Number of tornadoes in outbreaks is increasing

Discussion in 'Weather In The News' started by NancyM, Dec 2, 2016.

  1. NancyM

    NancyM EF0

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    Headline doesn't quite fit with the content of the article but the content is interesting:

    Tornado Outbreaks Are On The Rise, And Scientists Don't Know Why

    "Mathematician Michael Tippett at Columbia University, who tracks these outbreaks, says that while the number of tornadoes nationwide varies a lot year to year, the overall average is pretty steady...
    "But the number of tornadoes in outbreaks is increasing," he says. And the number of tornadoes in the most extreme outbreaks — those where at least a dozen tornadoes hit a region within one to three days — is increasing the fastest."

    http://www.npr.org/sections/thetwo-...-are-on-the-rise-and-scientists-dont-know-why
     
  2. Bill Hark

    Bill Hark EF5

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  3. Steve Miller

    Steve Miller Owner
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    Science Magazine says:

    The number of tornadoes pounding the United States during the most extreme outbreaks has roughly doubled over the past 50 years, a new analysis shows. But the study also yields a big surprise: The increased severity of such tornado outbreaks, at least at first glance, doesn’t seem to be related to climate change.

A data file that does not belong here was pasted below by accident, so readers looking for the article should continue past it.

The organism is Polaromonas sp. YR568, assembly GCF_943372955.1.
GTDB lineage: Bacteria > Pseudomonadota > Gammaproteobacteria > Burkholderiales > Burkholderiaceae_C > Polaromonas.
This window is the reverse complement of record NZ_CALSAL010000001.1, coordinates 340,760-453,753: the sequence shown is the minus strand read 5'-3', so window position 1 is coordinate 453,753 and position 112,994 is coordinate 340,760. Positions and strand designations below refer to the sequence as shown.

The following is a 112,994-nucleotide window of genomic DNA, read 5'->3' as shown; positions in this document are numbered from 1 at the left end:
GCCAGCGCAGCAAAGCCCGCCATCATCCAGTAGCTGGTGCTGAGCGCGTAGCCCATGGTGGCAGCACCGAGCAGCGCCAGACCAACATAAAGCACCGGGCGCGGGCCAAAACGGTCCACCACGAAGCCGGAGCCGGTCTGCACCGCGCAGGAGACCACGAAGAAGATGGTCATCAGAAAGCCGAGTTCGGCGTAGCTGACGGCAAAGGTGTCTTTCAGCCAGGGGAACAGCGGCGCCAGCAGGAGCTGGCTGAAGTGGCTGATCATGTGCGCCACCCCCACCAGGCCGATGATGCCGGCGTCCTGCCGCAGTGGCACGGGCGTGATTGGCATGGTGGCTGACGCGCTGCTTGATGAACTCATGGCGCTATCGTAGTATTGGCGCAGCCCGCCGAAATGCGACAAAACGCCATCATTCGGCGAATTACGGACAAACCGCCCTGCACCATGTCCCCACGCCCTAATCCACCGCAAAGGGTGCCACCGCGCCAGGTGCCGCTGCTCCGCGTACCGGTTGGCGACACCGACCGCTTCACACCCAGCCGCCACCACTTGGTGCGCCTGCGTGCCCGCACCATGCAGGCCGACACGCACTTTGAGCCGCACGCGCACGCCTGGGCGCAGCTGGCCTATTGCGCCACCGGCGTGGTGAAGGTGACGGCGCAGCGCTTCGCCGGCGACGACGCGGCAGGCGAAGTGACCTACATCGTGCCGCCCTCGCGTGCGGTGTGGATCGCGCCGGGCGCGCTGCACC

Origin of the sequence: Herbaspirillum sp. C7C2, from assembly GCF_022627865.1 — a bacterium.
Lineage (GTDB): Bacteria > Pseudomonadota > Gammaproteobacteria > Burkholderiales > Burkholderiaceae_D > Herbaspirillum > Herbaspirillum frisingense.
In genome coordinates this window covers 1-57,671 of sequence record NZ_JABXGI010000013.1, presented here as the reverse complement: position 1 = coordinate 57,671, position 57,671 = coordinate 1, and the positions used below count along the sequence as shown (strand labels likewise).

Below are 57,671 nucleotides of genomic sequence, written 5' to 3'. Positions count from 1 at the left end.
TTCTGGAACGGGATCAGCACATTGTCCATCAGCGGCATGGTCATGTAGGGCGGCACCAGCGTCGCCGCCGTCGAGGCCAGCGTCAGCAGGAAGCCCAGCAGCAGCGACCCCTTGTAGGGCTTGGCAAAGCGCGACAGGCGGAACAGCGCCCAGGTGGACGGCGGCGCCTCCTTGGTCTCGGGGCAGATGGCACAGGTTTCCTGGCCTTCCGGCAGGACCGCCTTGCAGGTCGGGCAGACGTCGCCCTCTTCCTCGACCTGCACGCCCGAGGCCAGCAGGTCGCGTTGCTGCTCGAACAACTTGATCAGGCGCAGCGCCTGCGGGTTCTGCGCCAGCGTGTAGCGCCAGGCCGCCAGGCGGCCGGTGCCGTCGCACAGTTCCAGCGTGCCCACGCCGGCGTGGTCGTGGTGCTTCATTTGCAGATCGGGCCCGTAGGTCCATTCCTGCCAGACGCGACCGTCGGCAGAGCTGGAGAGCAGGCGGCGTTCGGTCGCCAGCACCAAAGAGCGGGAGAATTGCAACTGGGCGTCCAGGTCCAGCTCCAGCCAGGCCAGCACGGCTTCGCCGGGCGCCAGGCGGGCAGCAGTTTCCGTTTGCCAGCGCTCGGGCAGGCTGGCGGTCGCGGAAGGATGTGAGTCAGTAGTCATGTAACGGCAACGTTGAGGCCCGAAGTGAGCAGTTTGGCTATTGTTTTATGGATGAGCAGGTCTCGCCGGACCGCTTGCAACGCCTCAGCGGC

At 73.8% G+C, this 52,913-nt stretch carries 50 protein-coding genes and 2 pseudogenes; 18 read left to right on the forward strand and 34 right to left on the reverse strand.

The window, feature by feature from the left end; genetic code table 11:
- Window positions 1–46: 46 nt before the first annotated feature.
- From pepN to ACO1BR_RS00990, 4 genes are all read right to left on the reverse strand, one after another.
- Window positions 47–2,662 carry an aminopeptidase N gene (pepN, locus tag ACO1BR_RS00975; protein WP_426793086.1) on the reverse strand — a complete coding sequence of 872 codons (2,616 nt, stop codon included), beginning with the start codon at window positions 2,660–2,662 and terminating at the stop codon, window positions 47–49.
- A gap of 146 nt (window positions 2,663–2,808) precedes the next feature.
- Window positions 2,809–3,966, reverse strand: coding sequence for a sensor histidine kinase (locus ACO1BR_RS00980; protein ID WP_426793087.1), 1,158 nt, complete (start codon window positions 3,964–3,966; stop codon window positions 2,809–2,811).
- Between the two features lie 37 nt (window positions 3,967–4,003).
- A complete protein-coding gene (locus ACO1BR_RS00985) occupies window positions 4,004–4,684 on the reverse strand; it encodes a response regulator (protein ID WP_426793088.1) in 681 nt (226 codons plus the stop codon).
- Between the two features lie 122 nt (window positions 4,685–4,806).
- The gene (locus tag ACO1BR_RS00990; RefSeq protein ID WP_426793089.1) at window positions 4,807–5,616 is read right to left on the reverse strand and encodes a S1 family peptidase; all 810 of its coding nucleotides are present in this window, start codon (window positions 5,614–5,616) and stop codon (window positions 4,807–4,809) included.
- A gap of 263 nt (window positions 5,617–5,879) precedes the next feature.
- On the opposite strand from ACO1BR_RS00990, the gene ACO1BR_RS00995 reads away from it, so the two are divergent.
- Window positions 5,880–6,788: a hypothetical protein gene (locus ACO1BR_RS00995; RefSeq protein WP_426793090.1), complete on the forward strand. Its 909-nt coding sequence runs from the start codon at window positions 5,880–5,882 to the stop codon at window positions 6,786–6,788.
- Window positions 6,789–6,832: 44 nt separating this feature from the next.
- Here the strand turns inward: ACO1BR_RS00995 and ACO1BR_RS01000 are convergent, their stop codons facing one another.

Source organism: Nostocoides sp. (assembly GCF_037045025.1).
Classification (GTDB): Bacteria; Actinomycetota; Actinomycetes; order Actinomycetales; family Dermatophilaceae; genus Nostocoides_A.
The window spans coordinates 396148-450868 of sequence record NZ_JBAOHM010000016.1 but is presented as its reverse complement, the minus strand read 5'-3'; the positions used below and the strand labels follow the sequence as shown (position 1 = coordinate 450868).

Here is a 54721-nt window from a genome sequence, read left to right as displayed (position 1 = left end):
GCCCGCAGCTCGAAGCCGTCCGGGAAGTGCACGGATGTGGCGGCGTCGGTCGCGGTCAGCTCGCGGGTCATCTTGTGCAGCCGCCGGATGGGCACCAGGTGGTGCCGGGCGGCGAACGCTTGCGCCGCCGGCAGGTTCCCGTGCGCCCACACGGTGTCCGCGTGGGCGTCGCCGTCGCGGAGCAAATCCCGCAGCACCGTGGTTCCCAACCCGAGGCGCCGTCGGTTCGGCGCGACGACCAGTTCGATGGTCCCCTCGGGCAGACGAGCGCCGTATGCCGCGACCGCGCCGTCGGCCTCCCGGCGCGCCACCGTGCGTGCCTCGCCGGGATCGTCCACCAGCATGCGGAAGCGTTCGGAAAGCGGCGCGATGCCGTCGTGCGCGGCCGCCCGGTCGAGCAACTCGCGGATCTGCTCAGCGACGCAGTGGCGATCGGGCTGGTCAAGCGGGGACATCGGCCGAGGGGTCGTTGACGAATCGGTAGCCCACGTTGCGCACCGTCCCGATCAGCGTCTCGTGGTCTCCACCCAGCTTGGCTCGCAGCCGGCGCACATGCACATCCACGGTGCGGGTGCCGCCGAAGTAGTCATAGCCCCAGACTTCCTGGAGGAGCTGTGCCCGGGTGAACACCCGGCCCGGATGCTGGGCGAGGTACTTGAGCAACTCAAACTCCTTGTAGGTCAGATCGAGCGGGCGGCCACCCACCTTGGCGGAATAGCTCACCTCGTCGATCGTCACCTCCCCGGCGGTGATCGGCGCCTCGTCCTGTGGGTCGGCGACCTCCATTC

‘Outbreak tornadoes are on the rise’ articles are on the rise. Why? Because of a Mathematician named Michael Tippett at Columbia University who recently made some bold statements:

    The number of tornadoes in outbreaks is increasing. And the number of tornadoes in the most extreme outbreaks — those where at least a dozen tornadoes hit a region within one to three days — is increasing the fastest.
    Trippet further states:

    It’s not the expected signature of climate change. It could be either something else, or we really don’t understand what climate change is doing. The increase doesn’t seem to be related to better reporting in recent years so the trends seem to be genuine. The team then looked to weather data for a scientific explanation.
    His comments resulted in the following top-ranking articles on Google:

    NPR: Tornado Outbreaks Are On The Rise, And Scientists Don’t Know Why
    CSM: Is climate change causing more extreme tornado outbreaks?
    CBS: Biggest tornado outbreaks are spawning more twisters
    Climate Central: Extreme Tornado Outbreaks Are Becoming More Extreme
    In-Depth: Tornado swarms are on the rise — but don’t blame climate change

    While each author offers an opinion of his/her own, many seem far from valid. In fact, a tiny amount of common sense goes a long way when considering reasons why all of a sudden it’s news that more tornadoes occur during outbreaks then did 50 years ago. Trippet’s lack of expansion on reporting trends is where I take my opportunity to interject a theory — and it has absolutely nothing to do with the weather itself.